Neoclassical Revival

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Another "macro" category, Neoclassicism spanned the years 1900 through 1920 and was an attempt to emulate Greek and Roman architecture. Neoclassical Revival buildings are generally larger than those of the Greek Revival period and less ornate that Beaux Arts Classicism, another architectural style concurrent with Neoclassical. The buildings have a monumental appearance, usually in "temple" form. Other features typically include a giant pedimented portico, smooth stone finish, columns, and elaborate cornice. One building in York that fits this description is the York Post Office on South George Street. Other buildings, perhaps more of a hybrid architectural style, prominently featuring Neoclassical elements include the York Trust Company Building, York County Courthouse, and York Water Company, all three located on East Market Street. St. Matthews Church along West Market is Neoclassical Revival, as is the Meadowbrook Mansion in East York. The Neoclassical style is considered a subtype of the Beaux Arts period, along with Renaissance Revival and Beaux Arts Classicism.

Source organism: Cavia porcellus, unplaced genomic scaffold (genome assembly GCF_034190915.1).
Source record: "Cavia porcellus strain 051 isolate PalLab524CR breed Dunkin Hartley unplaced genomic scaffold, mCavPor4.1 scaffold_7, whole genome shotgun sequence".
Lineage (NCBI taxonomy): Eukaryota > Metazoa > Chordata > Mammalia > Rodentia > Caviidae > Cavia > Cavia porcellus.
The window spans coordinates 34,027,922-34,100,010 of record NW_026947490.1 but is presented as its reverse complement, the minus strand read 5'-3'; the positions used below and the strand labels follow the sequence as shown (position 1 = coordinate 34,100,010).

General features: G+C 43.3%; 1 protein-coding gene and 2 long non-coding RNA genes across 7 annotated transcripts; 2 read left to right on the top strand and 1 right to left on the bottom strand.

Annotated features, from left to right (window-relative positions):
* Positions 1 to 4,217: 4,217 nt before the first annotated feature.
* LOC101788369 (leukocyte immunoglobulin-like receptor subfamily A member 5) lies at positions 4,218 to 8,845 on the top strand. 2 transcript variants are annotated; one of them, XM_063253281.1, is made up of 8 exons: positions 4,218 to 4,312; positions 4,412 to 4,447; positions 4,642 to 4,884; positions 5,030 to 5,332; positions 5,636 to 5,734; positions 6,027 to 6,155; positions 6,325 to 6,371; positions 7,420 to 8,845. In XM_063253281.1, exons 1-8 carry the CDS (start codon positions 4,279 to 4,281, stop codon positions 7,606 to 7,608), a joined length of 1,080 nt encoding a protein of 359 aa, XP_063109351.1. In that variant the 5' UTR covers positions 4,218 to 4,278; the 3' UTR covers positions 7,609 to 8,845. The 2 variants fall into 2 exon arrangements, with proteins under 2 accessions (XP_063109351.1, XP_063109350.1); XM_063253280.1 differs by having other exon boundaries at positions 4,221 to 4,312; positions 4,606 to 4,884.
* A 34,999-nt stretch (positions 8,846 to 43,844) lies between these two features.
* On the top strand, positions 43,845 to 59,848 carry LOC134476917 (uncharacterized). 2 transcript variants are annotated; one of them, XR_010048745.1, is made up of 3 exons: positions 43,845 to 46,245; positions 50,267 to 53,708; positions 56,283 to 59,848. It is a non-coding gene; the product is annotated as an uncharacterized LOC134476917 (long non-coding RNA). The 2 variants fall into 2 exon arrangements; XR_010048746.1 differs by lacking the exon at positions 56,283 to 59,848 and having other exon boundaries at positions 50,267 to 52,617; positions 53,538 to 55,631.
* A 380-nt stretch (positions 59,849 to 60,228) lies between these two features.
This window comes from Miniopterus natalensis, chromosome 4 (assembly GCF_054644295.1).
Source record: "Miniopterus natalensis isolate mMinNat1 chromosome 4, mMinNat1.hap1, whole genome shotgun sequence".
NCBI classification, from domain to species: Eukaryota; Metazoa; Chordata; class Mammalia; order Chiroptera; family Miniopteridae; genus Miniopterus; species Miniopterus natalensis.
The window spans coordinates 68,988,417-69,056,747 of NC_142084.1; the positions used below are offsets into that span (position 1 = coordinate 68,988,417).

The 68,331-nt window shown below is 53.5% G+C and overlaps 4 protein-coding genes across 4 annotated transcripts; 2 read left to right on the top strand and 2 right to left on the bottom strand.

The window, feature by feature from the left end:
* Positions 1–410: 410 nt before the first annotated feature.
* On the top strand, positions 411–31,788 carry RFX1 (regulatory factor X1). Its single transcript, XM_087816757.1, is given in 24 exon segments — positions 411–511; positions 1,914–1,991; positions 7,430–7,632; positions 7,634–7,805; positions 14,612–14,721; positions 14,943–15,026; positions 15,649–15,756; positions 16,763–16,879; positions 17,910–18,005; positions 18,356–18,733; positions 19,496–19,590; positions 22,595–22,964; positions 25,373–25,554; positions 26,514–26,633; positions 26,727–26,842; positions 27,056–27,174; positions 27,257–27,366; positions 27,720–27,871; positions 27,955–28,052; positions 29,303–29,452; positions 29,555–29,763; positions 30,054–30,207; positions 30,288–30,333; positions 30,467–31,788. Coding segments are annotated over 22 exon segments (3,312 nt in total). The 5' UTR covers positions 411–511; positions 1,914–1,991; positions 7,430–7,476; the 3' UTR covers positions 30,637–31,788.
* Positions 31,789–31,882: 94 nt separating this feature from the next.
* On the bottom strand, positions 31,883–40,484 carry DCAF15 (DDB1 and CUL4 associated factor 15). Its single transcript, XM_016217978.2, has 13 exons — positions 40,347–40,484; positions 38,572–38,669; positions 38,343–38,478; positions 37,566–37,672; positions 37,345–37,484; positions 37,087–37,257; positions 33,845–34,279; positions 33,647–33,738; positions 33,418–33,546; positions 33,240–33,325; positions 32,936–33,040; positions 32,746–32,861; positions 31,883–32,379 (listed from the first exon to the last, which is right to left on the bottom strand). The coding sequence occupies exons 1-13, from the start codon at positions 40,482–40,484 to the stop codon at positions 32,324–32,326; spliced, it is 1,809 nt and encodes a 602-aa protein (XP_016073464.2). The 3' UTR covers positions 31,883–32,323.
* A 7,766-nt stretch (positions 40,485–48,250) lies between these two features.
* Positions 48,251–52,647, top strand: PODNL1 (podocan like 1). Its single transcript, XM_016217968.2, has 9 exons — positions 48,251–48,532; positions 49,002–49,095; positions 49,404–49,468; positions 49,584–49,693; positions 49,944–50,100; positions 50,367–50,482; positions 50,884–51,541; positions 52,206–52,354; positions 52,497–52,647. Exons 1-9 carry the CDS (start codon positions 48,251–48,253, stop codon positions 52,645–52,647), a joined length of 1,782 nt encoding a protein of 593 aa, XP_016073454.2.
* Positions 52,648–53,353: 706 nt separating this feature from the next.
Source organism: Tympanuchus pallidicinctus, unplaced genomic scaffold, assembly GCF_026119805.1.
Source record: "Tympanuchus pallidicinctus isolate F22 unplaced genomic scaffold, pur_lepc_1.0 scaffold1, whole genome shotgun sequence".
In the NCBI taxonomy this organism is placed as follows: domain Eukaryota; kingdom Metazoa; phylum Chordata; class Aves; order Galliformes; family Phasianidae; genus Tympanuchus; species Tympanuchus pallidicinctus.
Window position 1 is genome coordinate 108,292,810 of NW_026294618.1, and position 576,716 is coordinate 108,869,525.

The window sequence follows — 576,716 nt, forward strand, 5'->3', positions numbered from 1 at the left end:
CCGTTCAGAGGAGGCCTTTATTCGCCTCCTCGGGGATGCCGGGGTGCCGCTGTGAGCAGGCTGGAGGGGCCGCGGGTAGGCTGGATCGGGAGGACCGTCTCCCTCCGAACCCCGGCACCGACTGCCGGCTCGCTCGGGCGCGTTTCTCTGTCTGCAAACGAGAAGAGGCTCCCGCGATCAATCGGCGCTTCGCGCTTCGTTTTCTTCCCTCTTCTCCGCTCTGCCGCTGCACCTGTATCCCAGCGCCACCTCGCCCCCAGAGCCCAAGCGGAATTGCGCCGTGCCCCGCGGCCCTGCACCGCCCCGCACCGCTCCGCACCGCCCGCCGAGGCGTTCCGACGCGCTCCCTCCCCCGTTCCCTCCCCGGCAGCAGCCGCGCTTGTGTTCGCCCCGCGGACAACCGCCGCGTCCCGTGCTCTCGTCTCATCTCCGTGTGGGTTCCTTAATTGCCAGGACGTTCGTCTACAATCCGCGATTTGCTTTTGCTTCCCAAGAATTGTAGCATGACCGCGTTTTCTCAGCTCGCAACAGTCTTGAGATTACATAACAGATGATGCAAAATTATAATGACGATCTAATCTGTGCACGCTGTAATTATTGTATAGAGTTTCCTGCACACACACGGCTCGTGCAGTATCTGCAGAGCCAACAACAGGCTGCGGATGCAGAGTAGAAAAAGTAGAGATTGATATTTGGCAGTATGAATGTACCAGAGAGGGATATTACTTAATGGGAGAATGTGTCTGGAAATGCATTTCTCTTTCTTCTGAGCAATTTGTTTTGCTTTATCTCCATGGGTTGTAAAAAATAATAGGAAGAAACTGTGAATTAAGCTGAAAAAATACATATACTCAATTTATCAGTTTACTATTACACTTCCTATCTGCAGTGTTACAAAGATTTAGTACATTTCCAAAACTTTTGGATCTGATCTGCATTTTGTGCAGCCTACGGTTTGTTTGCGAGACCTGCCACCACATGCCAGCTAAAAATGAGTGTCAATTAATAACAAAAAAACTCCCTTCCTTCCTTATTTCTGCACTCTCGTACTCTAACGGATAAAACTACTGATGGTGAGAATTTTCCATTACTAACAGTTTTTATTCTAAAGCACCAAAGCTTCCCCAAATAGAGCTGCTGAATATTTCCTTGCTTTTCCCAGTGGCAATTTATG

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1991, 2002 by Scott D. Butcher

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